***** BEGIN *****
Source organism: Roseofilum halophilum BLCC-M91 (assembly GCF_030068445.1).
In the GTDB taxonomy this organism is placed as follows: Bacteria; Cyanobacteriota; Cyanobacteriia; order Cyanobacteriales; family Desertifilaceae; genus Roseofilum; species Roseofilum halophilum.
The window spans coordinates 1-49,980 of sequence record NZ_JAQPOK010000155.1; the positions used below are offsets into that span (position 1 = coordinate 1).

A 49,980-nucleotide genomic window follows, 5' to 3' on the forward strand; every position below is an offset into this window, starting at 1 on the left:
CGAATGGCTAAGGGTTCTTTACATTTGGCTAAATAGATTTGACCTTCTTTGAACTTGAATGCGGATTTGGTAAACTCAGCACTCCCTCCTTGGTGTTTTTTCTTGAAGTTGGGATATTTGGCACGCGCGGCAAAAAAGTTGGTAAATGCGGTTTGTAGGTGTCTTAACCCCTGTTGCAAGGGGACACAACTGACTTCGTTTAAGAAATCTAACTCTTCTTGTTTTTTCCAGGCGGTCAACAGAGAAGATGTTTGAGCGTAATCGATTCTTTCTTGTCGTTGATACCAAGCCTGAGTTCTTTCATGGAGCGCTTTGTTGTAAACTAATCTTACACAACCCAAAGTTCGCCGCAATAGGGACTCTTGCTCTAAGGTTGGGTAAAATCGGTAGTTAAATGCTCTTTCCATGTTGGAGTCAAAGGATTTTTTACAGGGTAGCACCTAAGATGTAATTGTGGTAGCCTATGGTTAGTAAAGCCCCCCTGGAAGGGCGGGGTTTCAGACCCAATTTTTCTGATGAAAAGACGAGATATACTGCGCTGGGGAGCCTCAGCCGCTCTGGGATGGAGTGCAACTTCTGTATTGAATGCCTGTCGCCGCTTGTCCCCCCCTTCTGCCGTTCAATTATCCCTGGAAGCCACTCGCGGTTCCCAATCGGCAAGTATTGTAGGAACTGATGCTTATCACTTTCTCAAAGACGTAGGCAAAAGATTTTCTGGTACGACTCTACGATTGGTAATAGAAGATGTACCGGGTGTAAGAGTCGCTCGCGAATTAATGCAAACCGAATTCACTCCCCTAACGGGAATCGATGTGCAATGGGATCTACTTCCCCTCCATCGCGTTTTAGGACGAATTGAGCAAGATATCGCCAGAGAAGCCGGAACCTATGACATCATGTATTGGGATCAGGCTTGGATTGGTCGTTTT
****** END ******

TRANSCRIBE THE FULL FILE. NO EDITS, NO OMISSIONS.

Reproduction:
Source organism: Roseofilum halophilum BLCC-M91 (assembly GCF_030068445.1).
In the GTDB taxonomy this organism is placed as follows: Bacteria; Cyanobacteriota; Cyanobacteriia; order Cyanobacteriales; family Desertifilaceae; genus Roseofilum; species Roseofilum halophilum.
The window spans coordinates 1-49,980 of sequence record NZ_JAQPOK010000155.1; the positions used below are offsets into that span (position 1 = coordinate 1).

A 49,980-nucleotide genomic window follows, 5' to 3' on the forward strand; every position below is an offset into this window, starting at 1 on the left:
CGAATGGCTAAGGGTTCTTTACATTTGGCTAAATAGATTTGACCTTCTTTGAACTTGAATGCGGATTTGGTAAACTCAGCACTCCCTCCTTGGTGTTTTTTCTTGAAGTTGGGATATTTGGCACGCGCGGCAAAAAAGTTGGTAAATGCGGTTTGTAGGTGTCTTAACCCCTGTTGCAAGGGGACACAACTGACTTCGTTTAAGAAATCTAACTCTTCTTGTTTTTTCCAGGCGGTCAACAGAGAAGATGTTTGAGCGTAATCGATTCTTTCTTGTCGTTGATACCAAGCCTGAGTTCTTTCATGGAGCGCTTTGTTGTAAACTAATCTTACACAACCCAAAGTTCGCCGCAATAGGGACTCTTGCTCTAAGGTTGGGTAAAATCGGTAGTTAAATGCTCTTTCCATGTTGGAGTCAAAGGATTTTTTACAGGGTAGCACCTAAGATGTAATTGTGGTAGCCTATGGTTAGTAAAGCCCCCCTGGAAGGGCGGGGTTTCAGACCCAATTTTTCTGATGAAAAGACGAGATATACTGCGCTGGGGAGCCTCAGCCGCTCTGGGATGGAGTGCAACTTCTGTATTGAATGCCTGTCGCCGCTTGTCCCCCCCTTCTGCCGTTCAATTATCCCTGGAAGCCACTCGCGGTTCCCAATCGGCAAGTATTGTAGGAACTGATGCTTATCACTTTCTCAAAGACGTAGGCAAAAGATTTTCTGGTACGACTCTACGATTGGTAATAGAAGATGTACCGGGTGTAAGAGTCGCTCGCGAATTAATGCAAACCGAATTCACTCCCCTAACGGGAATCGATGTGCAATGGGATCTACTTCCCCTCCATCGCGTTTTAGGACGAATTGAGCAAGATATCGCCAGAGAAGCCGGAACCTATGACATCATGTATTGGGATCAGGCTTGGATTGGTCGTTTT